The installation piece, The Longest Night (2015) consists of five bowls of the same size (18 inches in diameter, 22 inches in height); however, the lines expressed on the inside and outside of the bowls are all unique on each piece. The entire display area is 4 meters in width and 5 meters in length. The distinctive site with an arrangement consisting of the five bowls of the same shape is surrounded by mirrors on all four sides. Plumbing valves are used for water to drip into the bowls intermittently, creating drippings sounds leaking from the ceiling. The faint lighting recalls the farmhouse in Yingge that the artist was in during the Great Flood of 1959, an unforgettable catastrophe marked by dim lighting on a bare ceiling.
During her exhibition at Mingshan Art, Leigh Wen expressed that the inspiration behind The Longest Night (2015) comes from the historic flood on August 7th, 1959 in Taiwan. Typhoon Alan formed in the southern sea region of Japan scraped by Taiwan but created a heavy tropical airflow with a heavy downpour that lasted for three days on the 7th, 8th, and 9th of August that year, with a tremendous amount of rain particularly pouring down on the 7th causing severe disasters in central and southern Taiwan. As a child, Leigh Wen often heard her father recollecting the disastrous flood, and the catastrophe is still something that haunts them to this day. “It was the longest night we have ever experienced. Rain was pouring outside of our house, with deafening thunder and lightning bolts. Water was endlessly dripping down from the cracks of our ceiling and was caught with buckets and pails. My father was tirelessly checking on the cracks and leaks, while also relocating us to ensure that we would have a dry and secure place to sleep and to avoid the possible danger with the roof collapsing down and injuring us.” This installation piece by Leigh Wen is an integration of environment art and performance art with personal spiritual warning and confession.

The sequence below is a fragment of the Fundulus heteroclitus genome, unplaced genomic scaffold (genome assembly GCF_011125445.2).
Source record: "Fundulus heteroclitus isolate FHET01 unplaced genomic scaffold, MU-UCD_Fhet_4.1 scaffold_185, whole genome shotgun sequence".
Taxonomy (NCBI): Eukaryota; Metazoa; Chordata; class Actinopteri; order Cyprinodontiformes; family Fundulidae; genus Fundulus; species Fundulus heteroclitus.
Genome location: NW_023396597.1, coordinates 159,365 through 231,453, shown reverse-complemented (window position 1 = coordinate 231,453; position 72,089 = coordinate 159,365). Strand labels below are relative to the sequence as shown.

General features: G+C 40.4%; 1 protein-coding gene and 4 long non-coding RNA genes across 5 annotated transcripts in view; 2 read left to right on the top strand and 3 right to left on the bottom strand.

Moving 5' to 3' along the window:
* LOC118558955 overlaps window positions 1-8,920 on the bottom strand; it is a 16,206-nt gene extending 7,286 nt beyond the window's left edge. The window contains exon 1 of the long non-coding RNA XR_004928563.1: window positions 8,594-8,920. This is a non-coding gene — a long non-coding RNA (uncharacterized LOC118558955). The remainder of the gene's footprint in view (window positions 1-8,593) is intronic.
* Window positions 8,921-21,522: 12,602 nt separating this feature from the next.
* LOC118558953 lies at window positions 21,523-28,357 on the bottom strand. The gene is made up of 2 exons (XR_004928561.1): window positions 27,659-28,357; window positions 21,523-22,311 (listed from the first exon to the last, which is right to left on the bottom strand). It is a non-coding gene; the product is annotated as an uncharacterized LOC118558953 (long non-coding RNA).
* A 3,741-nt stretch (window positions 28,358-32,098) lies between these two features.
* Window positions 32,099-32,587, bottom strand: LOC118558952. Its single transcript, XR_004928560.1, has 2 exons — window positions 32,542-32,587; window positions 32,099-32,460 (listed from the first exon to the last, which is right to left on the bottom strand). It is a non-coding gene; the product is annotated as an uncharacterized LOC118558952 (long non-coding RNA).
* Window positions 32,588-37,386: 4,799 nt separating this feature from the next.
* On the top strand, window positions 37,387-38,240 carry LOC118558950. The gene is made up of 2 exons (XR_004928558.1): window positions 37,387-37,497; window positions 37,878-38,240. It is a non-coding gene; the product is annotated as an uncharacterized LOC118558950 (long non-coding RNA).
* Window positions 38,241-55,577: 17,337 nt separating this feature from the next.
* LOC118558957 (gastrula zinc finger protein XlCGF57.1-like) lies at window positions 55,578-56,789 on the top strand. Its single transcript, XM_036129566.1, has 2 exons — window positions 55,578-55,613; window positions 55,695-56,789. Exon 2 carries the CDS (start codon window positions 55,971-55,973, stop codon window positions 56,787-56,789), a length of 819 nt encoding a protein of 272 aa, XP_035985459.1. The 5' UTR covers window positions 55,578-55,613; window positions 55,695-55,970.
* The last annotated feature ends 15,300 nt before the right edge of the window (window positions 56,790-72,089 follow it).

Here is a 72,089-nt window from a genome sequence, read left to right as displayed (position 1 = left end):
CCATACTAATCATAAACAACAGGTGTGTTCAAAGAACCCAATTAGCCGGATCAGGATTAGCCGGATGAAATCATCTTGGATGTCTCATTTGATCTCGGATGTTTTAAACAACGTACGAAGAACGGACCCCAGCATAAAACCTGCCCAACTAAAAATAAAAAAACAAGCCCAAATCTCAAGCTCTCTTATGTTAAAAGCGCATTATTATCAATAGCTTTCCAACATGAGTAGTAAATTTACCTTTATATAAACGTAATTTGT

In 1952, at the Black Mountain College in the US, two musicians John Cage and David Tudor collaborated with painter Robert Rauschenberg and choreographer Merce Cunningham in presenting a performance that is considered a pioneering endeavor of the genre “Happening”. They attempted to fuse together different expressive formats and explore total art with experimental spirits. Fundamentally, the concept was derived from Dadaism, especially influenced by Marcel Duchamp, and also John Cage’s open approach to teaching experimental music in New York. As stated by George Brecht, a later member of the Fluxus movement, “both were excruciatingly difficult to explain.” Through devoted efforts by musician and architect of Lithuanian descent, George Maciunas, this group of artists was able to present a series of performances in 1961, seeking to uncover mixed effects from concrete music visual arts, and everyday ordinary gestures and actions.
“Reflecting the interconnected echoing emotions from different media and art of different functions” is an agenda shared by Leigh Wen, as she uses art to express and transmit the profound emotions and sense of redemption experienced by all the victims that lost everything overnight during the Flood of 1959 and to be able to break free and heal from the traumas still lingering inside her.